The SNP’s Westminster leader Stephen Flynn has said if there is “scope” to go further over Network Rail’s role in a crash that claimed three lives, then it should be explored.
Mr Flynn, who represents Aberdeen South at Westminster, said people in the north-east were “very shook” by the crash at Carmont, near Stonehaven, Aberdeenshire on August 12 2020.
Three people – driver Brett McCullough, 45, conductor Donald Dinnie, 58 and passenger Christopher Stuchbury, 62, died when the train derailed after hitting gravel washout on the rails as a result of a drainage channel failure.
This week, Network Rail was fined £6.7 million by judge Lord Matthews at the High Court in Aberdeen after admitting breaches of the Health and Safety Act which ultimately led to the crash.
This included failing to inform the driver that it was unsafe to drive the train at a speed of 75mph, or caution him to reduce his speed amid bad weather on the day of the derailment, which also left six people injured.
Network Rail admitted there were failings in construction, inspection and maintenance of drainage assets and in adverse and extreme weather planning.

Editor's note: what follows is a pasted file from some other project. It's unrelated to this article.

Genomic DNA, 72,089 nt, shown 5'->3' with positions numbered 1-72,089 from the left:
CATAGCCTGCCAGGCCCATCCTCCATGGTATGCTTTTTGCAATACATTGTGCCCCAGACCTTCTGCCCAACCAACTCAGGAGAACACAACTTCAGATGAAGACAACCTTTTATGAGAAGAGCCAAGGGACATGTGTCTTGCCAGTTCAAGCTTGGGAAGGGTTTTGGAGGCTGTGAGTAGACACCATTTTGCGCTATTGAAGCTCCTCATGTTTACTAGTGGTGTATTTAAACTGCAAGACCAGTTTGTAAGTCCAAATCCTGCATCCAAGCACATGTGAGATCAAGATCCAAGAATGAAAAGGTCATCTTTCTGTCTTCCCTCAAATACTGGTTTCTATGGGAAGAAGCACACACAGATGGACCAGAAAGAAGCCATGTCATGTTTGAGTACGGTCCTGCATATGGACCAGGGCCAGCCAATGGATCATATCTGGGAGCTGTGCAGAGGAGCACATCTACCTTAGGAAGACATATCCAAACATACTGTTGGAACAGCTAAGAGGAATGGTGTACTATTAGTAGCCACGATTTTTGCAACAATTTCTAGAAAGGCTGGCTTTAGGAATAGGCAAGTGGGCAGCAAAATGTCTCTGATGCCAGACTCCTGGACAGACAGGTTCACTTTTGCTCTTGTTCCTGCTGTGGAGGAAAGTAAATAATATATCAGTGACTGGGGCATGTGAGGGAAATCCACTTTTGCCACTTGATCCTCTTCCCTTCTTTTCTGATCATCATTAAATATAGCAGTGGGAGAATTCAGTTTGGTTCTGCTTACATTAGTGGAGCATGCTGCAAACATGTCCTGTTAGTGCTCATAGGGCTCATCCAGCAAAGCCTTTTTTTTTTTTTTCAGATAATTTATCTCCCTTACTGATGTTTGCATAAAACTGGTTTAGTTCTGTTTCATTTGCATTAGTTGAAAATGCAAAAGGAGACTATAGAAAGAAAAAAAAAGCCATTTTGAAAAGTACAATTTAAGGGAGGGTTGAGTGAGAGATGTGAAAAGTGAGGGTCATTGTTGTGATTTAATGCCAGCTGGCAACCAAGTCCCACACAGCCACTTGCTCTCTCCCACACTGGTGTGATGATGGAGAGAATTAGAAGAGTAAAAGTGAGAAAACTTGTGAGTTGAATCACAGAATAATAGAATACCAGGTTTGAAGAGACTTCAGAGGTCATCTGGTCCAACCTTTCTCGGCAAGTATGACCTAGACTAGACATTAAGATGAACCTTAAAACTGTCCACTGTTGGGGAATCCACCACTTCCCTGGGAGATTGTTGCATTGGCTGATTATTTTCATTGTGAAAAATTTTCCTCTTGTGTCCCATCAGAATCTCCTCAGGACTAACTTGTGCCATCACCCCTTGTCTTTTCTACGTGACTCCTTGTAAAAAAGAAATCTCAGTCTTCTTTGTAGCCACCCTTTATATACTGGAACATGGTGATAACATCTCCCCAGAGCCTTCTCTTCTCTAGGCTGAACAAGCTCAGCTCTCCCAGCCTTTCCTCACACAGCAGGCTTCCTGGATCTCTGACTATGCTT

It admitted it failed to ensure, so far as was reasonably practical, that railway workers not in its employment and members of the public travelling by train were not exposed to the “risk of serious injury and death from train derailment” as a result of failures in the construction, inspection and maintenance of drainage assets and in adverse and extreme weather planning.
Mr Flynn told the PA news agency on Saturday: “It’s important for me to share my thoughts and sympathies with the families of those involved.
“I am very well aware of the severity of the incident that took place.
“I think if there is scope for things to go further, then I think that should be explored, particularly in relation to the liabilities that extend to Network Rail.
“I’m sure that everyone involved in this is hopefully going to make sure there is a situation found where everyone can believe that justice has been done.”